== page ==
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Posted: January 3, 2017 1:35 p.m.

Alcovy alum and Duke graduate Devon Edwards is ready for shot at the NFL after injury

Submitted Photo | Duke Photography/

Despite an injury-shortened senior season at Duke, Alcovy alum Devon Edwards says he's ready for a shot at the NFL.

Devon Edwards looked sharp as he stood to give his speech during the Duke Blue Devils’ 2016 team banquet.

The Alcovy High School, and now Duke University graduate, stood confidently, at times with a wry smile on his face, as he expressed sentiments on what his last four years as a Blue Devil meant to him.

To see the strength and pride on his countenance as he recounted his senior year might cause one to think Edwards was celebrating a 2016 season full of football success.

Not so.

A kick return in the first quarter of Duke’s game at Notre Dame – just four games into the season – put a quick and cruel halt to any possibilities of that.

On what started off as a routine looking play, Edwards would make a cut up the middle to find running room, only to find himself crumpling into a heap on the South Bend, Ind. turf.

Edwards had a torn ACL, MCL and meniscus. Just like that, his very promising senior season was over.

“Initially, it felt unreal,” Edwards said. “I remember laying there thinking, ‘What did I just do?’ Something like that doesn’t really hit you at first.It takes a while for it to sink in. I was fine until the team went out to play without me. That’s when it sank in that on that play I had finished my season and was done with college football period.”

It threatened to not only derail his NFL plans, but also his overall psyche. The 5-foot-9, 180 pound Covington native was considered a pre-season All-American as a kick returner. In 2015 he returned 24 kickoffs for 700 yards and three touchdowns, setting a single season school mark for kickoff return average in the process.

He shifted from safety to cornerback, and was expected to be a season long starter. He also had his eye on breaking both the NCAA and ACC career records for kickoff return touchdowns. The injury guaranteed that he’d remain just one touchdown away from that mark.

But Edwards said that although he had plenty of reasons to sink into a football depression, something shifted in him and brought him joy again.

“I got a lot of guys on that team that bring me a lot of encouragement,” Edwards said. “They helped me through the process. My family, my mom and my girlfriend were all around me during that time. They set a really good atmosphere and helped me to bounce back strong.”

The bounce back first took place in the classroom, where Edwards maintained 3.34 undergraduate grade point average and a 3.36 graduate mark as he pursues a master’s degree in liberal studies. He holds a bachelor’s degree in Psychology with certificate in markets and management.

His accomplishments granted him the distinction of being one of just 12 National Football Foundation National Scholar Athlete Award winners in November, complete with a trip to New York City to receive the award.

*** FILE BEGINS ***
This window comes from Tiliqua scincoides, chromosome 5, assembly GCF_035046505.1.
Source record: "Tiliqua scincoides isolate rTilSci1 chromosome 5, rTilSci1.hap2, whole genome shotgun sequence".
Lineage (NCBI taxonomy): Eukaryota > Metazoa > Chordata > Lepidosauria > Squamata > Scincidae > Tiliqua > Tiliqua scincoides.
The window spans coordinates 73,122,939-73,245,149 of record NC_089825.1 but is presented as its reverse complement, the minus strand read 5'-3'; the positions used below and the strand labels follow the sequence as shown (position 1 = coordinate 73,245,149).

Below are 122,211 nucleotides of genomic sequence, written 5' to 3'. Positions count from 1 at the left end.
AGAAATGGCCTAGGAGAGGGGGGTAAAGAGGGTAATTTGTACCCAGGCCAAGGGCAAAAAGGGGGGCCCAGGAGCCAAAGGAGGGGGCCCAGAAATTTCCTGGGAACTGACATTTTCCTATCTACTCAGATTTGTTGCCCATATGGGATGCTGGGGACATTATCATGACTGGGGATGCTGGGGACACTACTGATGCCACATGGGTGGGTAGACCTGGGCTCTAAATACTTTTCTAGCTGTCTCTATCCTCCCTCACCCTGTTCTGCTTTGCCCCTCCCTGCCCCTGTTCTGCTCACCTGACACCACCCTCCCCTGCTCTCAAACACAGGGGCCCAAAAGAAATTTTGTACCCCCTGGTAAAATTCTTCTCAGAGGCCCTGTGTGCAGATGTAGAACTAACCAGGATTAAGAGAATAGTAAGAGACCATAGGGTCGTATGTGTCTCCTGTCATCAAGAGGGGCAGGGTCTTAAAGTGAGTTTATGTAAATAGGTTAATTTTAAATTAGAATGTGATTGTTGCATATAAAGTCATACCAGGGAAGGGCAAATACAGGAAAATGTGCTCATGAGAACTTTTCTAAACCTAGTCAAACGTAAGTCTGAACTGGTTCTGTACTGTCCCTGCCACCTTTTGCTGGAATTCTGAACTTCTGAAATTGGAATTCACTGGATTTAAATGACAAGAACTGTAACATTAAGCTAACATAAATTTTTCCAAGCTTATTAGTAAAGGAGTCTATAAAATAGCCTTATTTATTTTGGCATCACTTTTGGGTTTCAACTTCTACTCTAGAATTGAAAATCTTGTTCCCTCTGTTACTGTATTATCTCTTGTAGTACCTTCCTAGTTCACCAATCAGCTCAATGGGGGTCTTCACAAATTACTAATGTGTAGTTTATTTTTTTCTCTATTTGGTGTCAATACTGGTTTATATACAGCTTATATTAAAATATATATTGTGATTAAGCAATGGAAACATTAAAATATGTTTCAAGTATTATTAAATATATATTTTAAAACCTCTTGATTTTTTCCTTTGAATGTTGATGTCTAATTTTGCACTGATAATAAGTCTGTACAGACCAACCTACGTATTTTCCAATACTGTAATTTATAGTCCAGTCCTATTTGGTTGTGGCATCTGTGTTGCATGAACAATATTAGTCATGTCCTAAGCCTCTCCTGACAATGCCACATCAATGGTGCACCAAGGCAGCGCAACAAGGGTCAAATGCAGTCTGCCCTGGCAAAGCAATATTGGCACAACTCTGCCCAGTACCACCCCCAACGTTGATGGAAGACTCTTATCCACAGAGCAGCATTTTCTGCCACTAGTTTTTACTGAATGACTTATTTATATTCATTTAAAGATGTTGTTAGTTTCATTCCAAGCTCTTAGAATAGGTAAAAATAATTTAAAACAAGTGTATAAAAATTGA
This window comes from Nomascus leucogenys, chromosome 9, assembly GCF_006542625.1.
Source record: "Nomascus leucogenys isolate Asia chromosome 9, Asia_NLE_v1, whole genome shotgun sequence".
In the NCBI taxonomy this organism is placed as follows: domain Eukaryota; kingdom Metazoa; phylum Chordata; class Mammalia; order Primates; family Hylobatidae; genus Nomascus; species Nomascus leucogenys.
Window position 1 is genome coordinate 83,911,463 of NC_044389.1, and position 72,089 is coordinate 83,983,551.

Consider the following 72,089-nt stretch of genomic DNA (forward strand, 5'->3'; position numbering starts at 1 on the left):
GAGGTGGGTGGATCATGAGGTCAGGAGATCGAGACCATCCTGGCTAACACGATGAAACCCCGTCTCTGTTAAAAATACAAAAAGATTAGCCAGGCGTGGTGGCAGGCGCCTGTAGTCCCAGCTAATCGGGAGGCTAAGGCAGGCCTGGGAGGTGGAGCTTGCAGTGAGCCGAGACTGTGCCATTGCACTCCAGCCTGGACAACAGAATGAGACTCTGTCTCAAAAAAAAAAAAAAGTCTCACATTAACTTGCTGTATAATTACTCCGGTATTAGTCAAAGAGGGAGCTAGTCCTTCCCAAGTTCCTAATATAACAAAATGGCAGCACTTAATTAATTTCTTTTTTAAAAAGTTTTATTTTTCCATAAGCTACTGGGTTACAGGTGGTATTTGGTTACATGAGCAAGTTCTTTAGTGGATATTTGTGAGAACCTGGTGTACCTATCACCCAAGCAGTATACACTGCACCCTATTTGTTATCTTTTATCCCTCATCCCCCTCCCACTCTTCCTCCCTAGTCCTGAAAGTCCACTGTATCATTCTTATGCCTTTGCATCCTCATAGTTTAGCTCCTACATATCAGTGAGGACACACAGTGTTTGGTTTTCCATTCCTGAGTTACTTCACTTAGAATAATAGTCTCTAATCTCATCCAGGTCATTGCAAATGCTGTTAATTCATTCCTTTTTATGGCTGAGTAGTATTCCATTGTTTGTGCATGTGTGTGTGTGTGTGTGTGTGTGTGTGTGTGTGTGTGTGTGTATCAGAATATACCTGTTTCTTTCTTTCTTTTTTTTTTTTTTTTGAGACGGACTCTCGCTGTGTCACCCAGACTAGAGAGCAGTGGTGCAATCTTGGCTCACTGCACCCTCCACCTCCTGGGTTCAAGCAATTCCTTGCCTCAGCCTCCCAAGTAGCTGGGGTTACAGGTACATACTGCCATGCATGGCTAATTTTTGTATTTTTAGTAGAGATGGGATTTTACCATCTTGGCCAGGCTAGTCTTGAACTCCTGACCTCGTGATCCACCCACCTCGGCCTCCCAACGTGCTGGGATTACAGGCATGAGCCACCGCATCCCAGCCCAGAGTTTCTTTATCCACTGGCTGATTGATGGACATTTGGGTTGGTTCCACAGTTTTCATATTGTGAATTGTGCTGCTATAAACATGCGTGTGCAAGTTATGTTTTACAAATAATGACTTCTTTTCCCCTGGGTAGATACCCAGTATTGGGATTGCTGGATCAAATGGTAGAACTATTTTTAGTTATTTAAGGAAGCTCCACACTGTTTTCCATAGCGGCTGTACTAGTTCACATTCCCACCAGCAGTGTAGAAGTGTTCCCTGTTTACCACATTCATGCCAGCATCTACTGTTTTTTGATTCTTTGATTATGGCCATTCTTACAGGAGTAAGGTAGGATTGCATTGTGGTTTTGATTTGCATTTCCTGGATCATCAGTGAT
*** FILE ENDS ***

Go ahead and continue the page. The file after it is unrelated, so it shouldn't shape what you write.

But it was during the team banquet when Edwards really got the chance to sound off about the mindset shift that happened as he recovered from injury.

“My senior year did not go as planned,” Edwards said during his speech. “My knee injury was a blessing. I’ve learned to become a better teammate. I have no regrets. The things you learn in the classroom and on the field are overcoming adversity, facing challenges and competing. That’s life.”

That time addressing his teammates, was just another opportunity for Edwards to preach what his injury forced him to practice.

“The award and everything was great to win,” Edwards said. “It was not only just for being an athlete, but in the classroom and community. It was a tough season. We didn’t do very well this year as a team, and I wasn’t walking much this season. But all of this reminded me that life’s not all about football.”

Duke coach David Cuttcliffe alluded to the fact that Edwards had definitely learned that lesson.

“I was so thrilled to hear (of Edwards’ NFF Scholar Athlete award),” said Cutcliffe during a November press conference. “That award is about what kind of player you are and what kind of student you are and what kind of person you are. When you have a season ending injury and still get that award, it lets you know the kind of things people say you are.”

But Edwards will quickly tell you that he’s not done with football. He said he’s been rehabbing after surgery and working out religiously. Other than working to finish a thesis project for his master’s degree, he has had a one-track mind revolved around preparing for Duke’s Pro Day and getting ready to try for a spot on an NFL team’s roster.

“I remember going to Alcovy and it was a new school then, and people were saying I’m not gonna get a scholarship, and this and that,” Edwards said. “But I remember thinking the sky was the limit to what I can do. That was my motivation to get where I am out of high school despite the odds and adversity. And now I’m going to make the most out of this opportunity to get to the pros and do that same thing again.”

Perhaps Edwards gave his best thesis statement toward his success goals near the end of his team banquet speech.

“Don’t worry,” he said. “In the near future, you’ll see me playing on Sundays, or sitting behind a desk, building my own franchise.”



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